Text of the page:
Making It Last: A Camelot Novella

Author: Ruthie Knox
Stars: 3
Review by: Saraswati

This was a depressing book to get through, but there was hope at the end.  I kept rechecking the publication date and it was recent so some things haven't changed and it made me sad. It reminded me of when the big revelation came out when women lost who they were behind the man and family & they were depressed.  No one understood it then, since it appeared women had it all...but themselves.  This book is more recent, but shows women still face the same problem.  These concepts are in the broad general terms of mostly first world women.  There is also the view of complacency in a relationship and taking thing for granted as time goes on.  Do we just go through the motions to get through the day? (A little heavy for summer reading!)  This couple does make a plan to get out of the never ending spiral down.  It will take sacrifice and many changes, but the book ended with hope.
 
 

Ride With Me

Author: Ruthie Knox
Stars: 4
Review by: Saraswati

This was a nice end of summer read.  The book is about to people who bike across the country via the TransAmerica Trail.  They didn't intend to be partners during this trip, but they did.  Each had a reason to escape being who they were and do this great adventure.  On a side note, being on the ground, not always in a car, does put things in perspective.  For a romance novel, it does pose the question of what do we really think is important?  Then there is the relationship stuff, but still a nice summer read!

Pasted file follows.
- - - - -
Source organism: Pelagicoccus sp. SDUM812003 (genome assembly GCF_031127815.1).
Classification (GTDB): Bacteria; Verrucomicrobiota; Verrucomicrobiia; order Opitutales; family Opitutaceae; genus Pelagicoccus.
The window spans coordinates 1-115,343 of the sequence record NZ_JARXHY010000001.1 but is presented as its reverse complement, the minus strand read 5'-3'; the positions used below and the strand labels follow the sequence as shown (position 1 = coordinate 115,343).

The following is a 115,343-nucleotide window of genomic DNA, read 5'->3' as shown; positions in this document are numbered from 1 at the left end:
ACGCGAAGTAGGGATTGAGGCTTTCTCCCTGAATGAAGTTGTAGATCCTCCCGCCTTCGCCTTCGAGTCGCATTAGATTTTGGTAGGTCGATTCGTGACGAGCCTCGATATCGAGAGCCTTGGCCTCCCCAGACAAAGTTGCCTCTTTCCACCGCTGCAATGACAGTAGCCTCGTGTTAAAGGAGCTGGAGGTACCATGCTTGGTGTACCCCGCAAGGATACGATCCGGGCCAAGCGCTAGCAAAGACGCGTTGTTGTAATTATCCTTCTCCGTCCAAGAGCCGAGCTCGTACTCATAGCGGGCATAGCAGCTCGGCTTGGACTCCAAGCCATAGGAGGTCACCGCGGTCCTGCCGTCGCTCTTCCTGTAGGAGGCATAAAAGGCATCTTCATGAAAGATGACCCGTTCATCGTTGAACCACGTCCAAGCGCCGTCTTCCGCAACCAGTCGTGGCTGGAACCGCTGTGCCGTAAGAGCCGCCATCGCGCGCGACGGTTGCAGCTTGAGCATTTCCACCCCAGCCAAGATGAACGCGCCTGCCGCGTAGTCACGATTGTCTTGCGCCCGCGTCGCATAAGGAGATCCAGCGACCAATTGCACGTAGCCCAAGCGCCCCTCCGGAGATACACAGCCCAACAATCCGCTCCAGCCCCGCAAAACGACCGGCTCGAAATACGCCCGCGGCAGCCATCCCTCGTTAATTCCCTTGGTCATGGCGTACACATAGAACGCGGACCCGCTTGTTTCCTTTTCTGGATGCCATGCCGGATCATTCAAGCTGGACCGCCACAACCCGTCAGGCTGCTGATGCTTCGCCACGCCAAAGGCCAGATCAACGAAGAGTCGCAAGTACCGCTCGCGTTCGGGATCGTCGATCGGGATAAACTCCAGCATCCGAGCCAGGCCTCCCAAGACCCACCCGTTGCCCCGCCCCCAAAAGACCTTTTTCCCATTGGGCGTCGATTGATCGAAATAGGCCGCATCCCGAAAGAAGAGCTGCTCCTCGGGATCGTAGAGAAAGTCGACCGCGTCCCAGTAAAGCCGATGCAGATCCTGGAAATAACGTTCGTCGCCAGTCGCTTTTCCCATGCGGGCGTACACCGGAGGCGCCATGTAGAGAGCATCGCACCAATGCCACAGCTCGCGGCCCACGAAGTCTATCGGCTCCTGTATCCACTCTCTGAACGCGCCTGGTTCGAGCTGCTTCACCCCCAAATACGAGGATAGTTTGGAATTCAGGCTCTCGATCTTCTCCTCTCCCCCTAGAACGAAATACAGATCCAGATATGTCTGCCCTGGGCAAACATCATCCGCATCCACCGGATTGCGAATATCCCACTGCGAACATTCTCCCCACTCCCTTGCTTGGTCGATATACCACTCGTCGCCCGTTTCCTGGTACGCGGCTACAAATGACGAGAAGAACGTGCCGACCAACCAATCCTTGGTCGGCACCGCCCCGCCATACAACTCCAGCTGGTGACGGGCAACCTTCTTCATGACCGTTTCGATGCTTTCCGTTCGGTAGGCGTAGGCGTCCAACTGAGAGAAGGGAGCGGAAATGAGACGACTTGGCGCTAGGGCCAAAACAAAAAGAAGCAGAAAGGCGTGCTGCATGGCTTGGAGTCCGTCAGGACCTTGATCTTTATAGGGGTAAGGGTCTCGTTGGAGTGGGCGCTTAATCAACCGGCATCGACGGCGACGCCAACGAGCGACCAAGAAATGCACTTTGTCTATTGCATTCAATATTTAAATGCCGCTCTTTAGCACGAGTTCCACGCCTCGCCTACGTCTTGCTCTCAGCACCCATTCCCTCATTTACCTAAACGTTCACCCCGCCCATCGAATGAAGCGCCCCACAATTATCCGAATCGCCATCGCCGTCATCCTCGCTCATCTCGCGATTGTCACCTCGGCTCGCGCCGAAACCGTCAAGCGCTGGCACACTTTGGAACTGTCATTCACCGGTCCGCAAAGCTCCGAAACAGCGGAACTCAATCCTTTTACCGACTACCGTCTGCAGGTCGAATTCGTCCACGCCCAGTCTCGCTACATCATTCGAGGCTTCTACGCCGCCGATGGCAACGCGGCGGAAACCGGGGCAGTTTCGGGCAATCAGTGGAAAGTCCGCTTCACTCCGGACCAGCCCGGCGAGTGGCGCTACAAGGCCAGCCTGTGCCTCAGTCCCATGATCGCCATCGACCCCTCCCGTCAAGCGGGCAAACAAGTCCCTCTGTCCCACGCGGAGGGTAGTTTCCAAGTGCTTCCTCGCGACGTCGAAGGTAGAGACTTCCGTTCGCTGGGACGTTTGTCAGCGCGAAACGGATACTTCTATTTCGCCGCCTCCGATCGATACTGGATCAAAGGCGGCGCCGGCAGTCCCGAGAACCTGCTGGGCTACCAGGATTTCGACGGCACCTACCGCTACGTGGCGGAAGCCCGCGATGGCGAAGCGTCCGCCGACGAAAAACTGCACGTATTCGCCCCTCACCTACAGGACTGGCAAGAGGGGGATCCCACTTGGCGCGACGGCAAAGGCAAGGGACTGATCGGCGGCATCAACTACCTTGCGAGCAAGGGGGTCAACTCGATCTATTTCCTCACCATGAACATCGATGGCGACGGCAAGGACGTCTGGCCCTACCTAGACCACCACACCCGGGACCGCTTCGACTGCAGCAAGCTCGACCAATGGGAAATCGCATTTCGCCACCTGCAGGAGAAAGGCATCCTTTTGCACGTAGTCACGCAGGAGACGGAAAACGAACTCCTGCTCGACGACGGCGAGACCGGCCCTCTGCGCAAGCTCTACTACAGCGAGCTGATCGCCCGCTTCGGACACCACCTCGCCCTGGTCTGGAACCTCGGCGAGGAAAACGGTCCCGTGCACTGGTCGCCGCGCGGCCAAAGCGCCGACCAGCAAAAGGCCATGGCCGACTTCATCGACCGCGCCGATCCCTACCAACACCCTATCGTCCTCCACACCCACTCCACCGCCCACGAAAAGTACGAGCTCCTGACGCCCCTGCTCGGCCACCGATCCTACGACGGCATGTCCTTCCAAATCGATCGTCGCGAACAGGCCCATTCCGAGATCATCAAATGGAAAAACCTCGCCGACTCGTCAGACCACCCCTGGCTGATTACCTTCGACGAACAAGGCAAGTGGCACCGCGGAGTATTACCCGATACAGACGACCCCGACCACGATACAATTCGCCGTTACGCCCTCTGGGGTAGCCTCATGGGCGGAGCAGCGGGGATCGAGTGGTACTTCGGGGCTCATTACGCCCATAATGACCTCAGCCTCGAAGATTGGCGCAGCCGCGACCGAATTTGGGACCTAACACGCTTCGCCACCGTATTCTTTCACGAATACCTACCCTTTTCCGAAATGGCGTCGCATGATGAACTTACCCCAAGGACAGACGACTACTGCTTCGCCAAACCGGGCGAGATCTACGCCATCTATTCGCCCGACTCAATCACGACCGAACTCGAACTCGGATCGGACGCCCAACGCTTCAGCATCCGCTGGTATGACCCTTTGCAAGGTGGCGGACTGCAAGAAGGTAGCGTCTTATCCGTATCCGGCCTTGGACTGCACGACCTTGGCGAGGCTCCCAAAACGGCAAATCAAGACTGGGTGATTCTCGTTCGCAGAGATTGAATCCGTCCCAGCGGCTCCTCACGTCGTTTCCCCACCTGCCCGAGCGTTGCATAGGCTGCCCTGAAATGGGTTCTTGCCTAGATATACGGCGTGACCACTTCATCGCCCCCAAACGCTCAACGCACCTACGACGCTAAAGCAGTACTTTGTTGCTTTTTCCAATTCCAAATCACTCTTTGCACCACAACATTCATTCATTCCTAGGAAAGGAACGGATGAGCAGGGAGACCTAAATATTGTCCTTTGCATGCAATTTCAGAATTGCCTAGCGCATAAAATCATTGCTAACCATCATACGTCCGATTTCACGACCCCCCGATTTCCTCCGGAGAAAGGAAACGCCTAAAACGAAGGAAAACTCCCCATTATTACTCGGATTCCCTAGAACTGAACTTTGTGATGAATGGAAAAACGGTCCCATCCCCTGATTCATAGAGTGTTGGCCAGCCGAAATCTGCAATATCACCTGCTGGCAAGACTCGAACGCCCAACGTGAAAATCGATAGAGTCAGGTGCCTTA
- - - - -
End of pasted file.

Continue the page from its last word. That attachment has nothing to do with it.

The Strange and Beautiful Sorrows of Ava Lavender

Author: Leslye Walton
Stars: 5
Review by: libraryaimee

This is a recently published Young Adult book.  It was magical, sweet, and heartbreaking.  I was so sad to reach the end because I loved it so much! If you like Alice Hoffman you will also like this book.
 

Tuesday, September 2, 2014

For One More Day

Author: Mitch Albom
Stars: 5
Review by: BusyMom

I have decided I love anything by Mitch Albom.  This story dealt with a man, down on his luck who attempts to end it all, only to spend one last day with his mother (who died years ago).
 

 

Gone Girl

Author: Gillian Flynn
Stars: 2
Review by: BookDancer